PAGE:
That God speaks transforms tragedy.
Tragedy makes life difficult for us: the loss, the grief, the frustration all take a toll. Perhaps the most difficult part is the seeming pointlessness. Add in our loneliness, not only isolation from others, but also from God, and our burdens seem unbearable.
One thing I’ve learned in reading the book of Job: at the moment we least expect it, God does something deeply personal for us: he speaks. After he loses almost everything, then slogs through anger, terror, rejection, and grief, Job’s last “friend” ridicules his need to face God. Sure God speaks in dreams, in suffering (!), and through preservation from death (chapter 33), but Elihu rules out a personal encounter. God’s might in creation makes Job’s plea for a 1:1 audience out of the question. Because “the splendor about God is awesome,” Elihu concludes, “Shaddai–we cannot attain to him” (chapter 37). “Quityurbellyachin'” might serve as an approximate translation.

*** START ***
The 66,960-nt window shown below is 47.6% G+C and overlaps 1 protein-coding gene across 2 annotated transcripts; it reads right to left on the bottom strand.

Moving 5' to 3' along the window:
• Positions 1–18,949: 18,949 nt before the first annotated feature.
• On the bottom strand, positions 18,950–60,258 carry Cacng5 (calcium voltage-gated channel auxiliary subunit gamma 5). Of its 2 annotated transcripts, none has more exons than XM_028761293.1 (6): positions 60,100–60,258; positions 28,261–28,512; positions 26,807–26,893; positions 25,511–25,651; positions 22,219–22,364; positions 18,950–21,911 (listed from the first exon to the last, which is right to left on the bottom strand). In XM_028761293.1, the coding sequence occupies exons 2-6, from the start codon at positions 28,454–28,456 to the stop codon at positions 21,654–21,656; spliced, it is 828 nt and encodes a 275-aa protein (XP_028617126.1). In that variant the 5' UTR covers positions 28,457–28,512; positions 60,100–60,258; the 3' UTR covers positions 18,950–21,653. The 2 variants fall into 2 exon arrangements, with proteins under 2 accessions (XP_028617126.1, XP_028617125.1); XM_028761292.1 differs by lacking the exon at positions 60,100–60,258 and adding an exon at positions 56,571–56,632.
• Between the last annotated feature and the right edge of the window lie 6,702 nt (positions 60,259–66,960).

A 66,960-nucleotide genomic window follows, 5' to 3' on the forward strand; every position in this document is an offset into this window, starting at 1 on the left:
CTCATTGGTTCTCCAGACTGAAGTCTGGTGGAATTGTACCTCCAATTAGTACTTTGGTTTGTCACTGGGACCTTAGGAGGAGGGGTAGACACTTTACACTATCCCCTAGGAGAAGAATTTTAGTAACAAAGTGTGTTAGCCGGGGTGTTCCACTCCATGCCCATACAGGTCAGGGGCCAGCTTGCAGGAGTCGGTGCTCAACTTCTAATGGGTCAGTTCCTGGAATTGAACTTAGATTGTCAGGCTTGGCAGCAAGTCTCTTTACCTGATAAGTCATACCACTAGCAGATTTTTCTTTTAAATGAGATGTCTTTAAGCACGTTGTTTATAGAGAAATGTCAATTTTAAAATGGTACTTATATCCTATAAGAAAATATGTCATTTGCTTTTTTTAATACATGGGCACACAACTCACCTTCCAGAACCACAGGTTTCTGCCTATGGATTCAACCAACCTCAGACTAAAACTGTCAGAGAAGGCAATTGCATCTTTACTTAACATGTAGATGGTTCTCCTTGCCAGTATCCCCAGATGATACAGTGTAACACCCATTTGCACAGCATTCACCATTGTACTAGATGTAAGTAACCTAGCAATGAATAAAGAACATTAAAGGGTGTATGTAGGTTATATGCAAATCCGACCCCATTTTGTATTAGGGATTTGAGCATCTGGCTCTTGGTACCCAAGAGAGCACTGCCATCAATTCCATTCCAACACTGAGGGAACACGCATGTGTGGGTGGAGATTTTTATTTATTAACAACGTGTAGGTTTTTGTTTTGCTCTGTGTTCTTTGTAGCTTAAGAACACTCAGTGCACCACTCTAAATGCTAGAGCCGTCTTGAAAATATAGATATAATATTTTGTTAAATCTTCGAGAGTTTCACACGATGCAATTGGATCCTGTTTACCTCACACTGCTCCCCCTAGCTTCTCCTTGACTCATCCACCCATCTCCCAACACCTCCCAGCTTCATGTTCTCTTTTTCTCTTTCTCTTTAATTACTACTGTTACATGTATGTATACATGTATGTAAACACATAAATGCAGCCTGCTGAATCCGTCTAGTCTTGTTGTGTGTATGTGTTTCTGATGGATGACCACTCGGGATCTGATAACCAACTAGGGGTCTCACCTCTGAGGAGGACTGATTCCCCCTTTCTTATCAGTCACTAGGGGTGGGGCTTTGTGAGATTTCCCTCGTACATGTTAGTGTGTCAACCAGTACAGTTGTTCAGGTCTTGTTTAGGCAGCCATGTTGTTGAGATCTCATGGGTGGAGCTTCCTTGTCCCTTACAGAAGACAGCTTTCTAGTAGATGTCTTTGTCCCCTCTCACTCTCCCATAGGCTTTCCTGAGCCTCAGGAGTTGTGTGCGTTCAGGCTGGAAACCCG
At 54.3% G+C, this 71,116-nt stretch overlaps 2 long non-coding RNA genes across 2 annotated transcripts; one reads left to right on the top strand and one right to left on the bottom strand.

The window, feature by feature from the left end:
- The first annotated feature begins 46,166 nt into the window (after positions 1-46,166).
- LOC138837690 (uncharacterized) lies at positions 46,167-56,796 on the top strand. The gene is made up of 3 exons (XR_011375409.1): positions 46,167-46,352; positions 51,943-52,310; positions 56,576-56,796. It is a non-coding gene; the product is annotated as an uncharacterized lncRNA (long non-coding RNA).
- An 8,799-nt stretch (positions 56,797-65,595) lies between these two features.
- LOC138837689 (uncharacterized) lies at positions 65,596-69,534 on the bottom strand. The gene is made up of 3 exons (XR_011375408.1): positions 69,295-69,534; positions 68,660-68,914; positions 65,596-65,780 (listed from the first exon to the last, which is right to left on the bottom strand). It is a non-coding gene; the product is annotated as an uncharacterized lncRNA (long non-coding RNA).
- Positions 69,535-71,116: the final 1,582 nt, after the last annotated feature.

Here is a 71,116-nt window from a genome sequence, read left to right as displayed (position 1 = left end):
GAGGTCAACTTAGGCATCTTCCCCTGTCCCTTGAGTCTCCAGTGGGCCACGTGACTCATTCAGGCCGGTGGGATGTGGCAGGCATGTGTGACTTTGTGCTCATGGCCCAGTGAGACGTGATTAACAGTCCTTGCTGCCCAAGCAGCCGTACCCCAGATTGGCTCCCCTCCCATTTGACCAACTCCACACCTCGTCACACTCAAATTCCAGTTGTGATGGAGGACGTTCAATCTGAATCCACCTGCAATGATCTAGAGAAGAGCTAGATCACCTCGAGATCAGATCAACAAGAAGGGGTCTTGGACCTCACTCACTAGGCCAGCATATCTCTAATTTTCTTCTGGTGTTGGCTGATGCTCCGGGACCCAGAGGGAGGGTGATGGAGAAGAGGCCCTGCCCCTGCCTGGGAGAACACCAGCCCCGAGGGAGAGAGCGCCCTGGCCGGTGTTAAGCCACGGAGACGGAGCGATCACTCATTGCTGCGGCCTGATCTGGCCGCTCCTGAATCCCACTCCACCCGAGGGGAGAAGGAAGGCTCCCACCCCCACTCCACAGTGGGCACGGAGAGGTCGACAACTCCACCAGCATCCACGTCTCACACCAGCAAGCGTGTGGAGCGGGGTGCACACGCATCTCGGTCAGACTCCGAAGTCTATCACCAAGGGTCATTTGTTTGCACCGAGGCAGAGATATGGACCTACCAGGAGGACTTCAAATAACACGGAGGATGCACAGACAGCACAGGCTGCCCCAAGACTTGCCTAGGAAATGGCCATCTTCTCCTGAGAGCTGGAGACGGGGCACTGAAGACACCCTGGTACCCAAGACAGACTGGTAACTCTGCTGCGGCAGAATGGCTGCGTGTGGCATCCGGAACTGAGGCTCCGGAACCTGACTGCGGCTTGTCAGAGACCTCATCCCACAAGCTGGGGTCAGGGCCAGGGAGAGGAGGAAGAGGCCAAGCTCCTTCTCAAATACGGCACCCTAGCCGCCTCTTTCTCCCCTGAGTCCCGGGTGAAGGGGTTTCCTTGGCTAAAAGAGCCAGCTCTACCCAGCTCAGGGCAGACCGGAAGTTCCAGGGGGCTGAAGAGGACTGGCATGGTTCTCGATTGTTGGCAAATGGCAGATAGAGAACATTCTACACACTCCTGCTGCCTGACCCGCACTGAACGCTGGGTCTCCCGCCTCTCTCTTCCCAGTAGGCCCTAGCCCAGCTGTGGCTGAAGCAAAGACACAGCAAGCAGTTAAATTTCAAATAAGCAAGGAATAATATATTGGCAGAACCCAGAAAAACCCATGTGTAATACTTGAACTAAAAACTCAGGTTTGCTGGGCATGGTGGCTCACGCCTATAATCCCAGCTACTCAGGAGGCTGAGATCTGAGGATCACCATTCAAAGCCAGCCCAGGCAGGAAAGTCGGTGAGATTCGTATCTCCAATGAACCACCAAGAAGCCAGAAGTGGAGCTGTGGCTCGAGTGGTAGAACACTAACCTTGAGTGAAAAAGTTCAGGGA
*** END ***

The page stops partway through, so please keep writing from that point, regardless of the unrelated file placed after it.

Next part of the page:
Surprise! “The the Lord replied to Job out of the tempest,” says the text very soon after (chapter 38). The Lord takes Job seriously. The Lord responds to Job’s need. the Lord speaks!
I don’t know your plight, how long you’ve waited for relief, or how intent you are to have God speak to you. His response to Job gives me hope. I hope it also does the same for you.